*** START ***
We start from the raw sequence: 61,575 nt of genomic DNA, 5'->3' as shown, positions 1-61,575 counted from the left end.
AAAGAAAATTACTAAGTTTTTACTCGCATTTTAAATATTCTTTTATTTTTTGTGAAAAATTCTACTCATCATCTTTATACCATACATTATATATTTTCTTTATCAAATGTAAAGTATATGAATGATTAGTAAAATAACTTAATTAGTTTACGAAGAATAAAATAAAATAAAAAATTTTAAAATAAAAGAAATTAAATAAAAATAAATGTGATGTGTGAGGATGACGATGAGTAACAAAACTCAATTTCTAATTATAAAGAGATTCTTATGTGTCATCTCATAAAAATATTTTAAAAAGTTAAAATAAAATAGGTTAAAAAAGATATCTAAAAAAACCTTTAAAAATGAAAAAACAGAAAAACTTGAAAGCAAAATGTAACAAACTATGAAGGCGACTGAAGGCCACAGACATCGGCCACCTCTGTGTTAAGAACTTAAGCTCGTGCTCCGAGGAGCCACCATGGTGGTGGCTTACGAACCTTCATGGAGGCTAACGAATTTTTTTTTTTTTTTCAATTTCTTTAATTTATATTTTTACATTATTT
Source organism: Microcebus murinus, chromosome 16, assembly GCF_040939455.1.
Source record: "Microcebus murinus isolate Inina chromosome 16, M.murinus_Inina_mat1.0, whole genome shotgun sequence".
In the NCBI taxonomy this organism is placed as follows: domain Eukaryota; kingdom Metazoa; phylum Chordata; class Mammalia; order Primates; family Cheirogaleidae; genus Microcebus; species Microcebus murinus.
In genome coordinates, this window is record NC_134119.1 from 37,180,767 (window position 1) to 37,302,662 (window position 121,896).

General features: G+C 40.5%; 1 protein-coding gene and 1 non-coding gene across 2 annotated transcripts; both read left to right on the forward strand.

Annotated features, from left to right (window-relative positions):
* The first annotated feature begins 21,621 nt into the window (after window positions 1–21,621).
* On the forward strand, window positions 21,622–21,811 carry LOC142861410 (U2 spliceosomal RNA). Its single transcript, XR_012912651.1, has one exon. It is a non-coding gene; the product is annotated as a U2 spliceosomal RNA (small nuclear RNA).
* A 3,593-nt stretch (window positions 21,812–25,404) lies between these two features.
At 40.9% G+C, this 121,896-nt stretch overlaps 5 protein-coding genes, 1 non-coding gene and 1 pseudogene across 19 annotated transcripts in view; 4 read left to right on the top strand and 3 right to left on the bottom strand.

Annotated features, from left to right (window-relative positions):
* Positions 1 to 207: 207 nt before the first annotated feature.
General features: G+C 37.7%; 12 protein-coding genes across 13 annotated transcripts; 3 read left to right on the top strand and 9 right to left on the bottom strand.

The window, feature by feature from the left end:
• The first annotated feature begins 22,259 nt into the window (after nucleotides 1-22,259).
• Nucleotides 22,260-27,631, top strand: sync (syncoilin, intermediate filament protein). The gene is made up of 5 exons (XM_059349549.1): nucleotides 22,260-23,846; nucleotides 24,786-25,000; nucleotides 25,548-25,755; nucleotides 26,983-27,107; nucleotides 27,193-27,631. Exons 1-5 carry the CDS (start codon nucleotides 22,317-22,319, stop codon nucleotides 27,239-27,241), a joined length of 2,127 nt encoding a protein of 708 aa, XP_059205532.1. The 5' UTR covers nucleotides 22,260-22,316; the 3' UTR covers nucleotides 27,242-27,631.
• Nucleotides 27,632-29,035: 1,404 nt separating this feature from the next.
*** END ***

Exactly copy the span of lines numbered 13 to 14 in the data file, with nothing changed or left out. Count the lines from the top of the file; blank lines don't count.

Annotated features, from left to right (window-relative positions):
* Positions 1 to 207: 207 nt before the first annotated feature.